Doc's Friday Public Action Report
by Trevor Whenham - 09/14/2007
The potential of fading the public action in circumstances where the action doesn't necessarily make sense showed its' potential last week when we picked out underdog covers by Wake Forest and Colorado Sate despite overwhelming support for their opponents. It also showed us in the cases of West Virginia, Florida and the Seahawks that the lines were much tighter than the public expected them to be. It was a solid start to our public-watching efforts. There are five games this week, three in college and two in the pros, which stand out because of the way that the public is betting them and the line is reacting.
Mississippi St. (+12) at Auburn (12:30 p.m., Saturday, Sept. 15) - More than 80 percent of the bets placed on this game have been on the Auburn side, yet this line opened at 13.5 and has slid down to 12. The public is reacting to several factors - Auburn beat the Bulldogs, 34-0, last season, Mississippi St. lost to LSU, 45-0, to start the season, and the class advantage is significant. The fact that the line hasn't reacted as you might expect, though, is likely in reaction to the fact that Auburn has been a betting disaster this season. They failed to cover against uninspiring Kansas State and then lost to South Florida despite being favored by a touchdown. The public has clearly overvalued Auburn to date, and the signs are there that it could be happening again here.
Wyoming (+12) at Boise State (8:00 p.m., Saturday, Sept. 15) - Here's another case where the line is coming down despite the fact that nearly 80 percent of bets placed are on Boise state. Like Auburn, the Broncos started as 13.5-point favorites and have seen that fall. Though the public is clearly going to favor Boise State, the ultimate Cinderella, a case can be made for Wyoming, and that is probably reflected in the line movement. The Cowboys were dominant against Virginia, beating them 23-3 despite being three-point underdogs. The Broncos struggled from the start against Washington, and it was made pretty clear that they don't have their quarterbacking situation worked out yet. It certainly appears as if the public could be jumping for the name they know here over the team that no one knows anything about. That often doesn't work out well.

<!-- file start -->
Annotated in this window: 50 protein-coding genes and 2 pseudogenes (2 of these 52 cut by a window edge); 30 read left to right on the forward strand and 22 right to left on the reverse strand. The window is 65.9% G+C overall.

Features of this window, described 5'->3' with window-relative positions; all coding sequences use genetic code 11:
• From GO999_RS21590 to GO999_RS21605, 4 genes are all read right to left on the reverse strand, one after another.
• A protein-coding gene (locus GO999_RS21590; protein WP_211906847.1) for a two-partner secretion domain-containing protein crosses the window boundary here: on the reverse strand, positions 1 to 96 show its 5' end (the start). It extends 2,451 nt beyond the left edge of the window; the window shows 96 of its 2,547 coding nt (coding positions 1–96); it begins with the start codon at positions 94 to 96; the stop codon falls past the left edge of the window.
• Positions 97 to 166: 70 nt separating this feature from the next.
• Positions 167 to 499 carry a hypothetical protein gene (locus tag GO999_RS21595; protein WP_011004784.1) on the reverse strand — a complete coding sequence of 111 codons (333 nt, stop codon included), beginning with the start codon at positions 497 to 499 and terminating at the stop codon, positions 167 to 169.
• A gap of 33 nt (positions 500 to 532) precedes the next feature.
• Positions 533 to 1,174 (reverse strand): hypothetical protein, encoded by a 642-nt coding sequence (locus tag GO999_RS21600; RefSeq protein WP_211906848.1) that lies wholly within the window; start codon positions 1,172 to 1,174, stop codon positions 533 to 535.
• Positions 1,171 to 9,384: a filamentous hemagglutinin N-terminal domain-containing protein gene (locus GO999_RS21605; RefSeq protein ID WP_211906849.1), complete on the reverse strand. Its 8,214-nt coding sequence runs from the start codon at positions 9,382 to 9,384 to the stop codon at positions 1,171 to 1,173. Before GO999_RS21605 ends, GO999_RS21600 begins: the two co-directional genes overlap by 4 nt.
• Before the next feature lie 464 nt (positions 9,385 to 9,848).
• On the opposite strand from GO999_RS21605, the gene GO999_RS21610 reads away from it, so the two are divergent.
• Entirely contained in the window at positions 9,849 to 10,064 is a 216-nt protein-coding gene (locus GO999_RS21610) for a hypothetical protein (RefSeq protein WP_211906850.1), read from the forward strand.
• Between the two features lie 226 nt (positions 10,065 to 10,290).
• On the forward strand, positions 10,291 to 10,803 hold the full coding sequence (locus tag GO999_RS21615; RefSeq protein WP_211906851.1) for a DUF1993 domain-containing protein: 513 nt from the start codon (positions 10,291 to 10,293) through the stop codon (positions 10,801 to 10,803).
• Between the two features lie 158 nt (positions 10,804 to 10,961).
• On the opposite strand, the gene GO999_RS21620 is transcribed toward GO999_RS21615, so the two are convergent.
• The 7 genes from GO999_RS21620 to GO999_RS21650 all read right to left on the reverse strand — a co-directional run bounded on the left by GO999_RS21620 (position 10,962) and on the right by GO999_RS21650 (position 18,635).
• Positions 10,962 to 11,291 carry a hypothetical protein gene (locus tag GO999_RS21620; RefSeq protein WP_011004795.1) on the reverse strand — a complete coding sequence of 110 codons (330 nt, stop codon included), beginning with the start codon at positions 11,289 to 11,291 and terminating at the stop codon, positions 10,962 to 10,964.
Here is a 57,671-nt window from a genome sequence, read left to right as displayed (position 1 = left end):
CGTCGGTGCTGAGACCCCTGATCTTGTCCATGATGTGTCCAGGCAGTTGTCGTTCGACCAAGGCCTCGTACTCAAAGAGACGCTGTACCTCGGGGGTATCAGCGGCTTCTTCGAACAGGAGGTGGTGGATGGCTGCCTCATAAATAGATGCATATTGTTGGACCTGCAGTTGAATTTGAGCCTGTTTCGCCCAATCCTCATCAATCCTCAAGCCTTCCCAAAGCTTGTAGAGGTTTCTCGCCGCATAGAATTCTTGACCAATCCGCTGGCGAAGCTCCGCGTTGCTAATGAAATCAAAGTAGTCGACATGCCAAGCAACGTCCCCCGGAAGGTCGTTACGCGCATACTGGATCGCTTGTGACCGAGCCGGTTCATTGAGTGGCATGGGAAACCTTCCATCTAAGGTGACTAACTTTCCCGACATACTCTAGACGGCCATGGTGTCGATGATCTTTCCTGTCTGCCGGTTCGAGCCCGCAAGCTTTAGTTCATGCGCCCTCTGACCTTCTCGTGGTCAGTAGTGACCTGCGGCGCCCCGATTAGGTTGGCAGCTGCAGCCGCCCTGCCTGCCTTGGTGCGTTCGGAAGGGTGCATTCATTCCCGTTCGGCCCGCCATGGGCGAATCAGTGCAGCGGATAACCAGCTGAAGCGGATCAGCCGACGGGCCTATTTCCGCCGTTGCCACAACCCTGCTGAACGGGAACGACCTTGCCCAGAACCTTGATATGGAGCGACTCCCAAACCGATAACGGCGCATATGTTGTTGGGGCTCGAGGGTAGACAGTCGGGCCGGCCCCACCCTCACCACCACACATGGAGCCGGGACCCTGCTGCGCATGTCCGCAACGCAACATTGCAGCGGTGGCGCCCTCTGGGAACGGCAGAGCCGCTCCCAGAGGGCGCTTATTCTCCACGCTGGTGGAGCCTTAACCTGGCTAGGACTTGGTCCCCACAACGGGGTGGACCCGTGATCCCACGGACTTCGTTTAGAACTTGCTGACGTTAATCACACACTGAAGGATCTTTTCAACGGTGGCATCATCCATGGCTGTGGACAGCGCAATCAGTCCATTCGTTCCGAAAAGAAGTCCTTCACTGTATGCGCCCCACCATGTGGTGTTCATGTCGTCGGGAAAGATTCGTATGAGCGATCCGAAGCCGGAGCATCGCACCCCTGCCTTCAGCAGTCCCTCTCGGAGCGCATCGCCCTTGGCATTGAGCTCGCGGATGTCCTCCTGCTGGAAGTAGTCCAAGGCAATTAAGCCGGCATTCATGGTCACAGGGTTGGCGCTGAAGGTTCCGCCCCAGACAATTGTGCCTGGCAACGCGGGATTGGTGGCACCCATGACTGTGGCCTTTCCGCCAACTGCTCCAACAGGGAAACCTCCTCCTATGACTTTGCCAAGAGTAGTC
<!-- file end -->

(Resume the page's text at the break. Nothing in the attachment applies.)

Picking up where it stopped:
BYU (-6.5) at Tulsa (9:00 p.m, Saturday, Sept. 15) - 82 percent of bets placed have been on the Cougars, yet the line, which started at the key number of seven, has moved to a much more favorable number for their supporters. Unlike the first two situations, this one stands out more for the move itself than for a good reason behind it. BYU beat Arizona soundly, and stuck around against UCLA. Tulsa, which is breaking in a new coaching staff, has had just one game, and the lopsided win against UL Monroe told us little, except that they were better than the 3.5 points they were assigned. Though the line move definitely grabs attention, it would require a bit of a leap of faith to assume Tulsa can be a winning pick.
Indianapolis (-7) at Tennessee (1:00 p.m., Sunday, Sept. 16) - You might as well get used to seeing the Colts in this report, because the public loves them so blindly that they often provide interesting situations. The Colts were opened as nine-point favorites, but that has slid down to just a touchdown despite the fact that 84 percent of bets have been placed on them. Tennessee covered twice as heavy underdogs against the Colts last year, and won outright once, so it is far from impossible to build a case for them. They also beat Jacksonville on the road last week as 7.5-point underdogs. On the other hand, though, the Colts completely shut down the Saints offense last week, and were as dominant and precise offensively in the second half as a team can be. The line movement shows that some smart money is likely going towards the Titans, and it's not hard to believe that a Colts line could be overinflated.
Kansas City (+12) at Chicago (4:15 p.m., Sunday, Sept. 16) - This game has the potential to be totally unwatchable. Unless Larry Johnson can find a way to assert himself on the ground, it is very hard to see how the Chiefs will be able to score against the potent Bears defense. The problem is, though, that in order to cover this spread the Bears have to score at least 13 points, and that could be a challenge given the way the offense played against San Diego. Rex Grossman was abysmal, and the running game never got established. The defense also took a big hit with the loss of two starters. The public is reacting to the awful quarterbacking mess in Kansas City, but the line movement reflects what is probably a good idea - it's not a great idea to trust the Bears with a huge spread at this point in the season.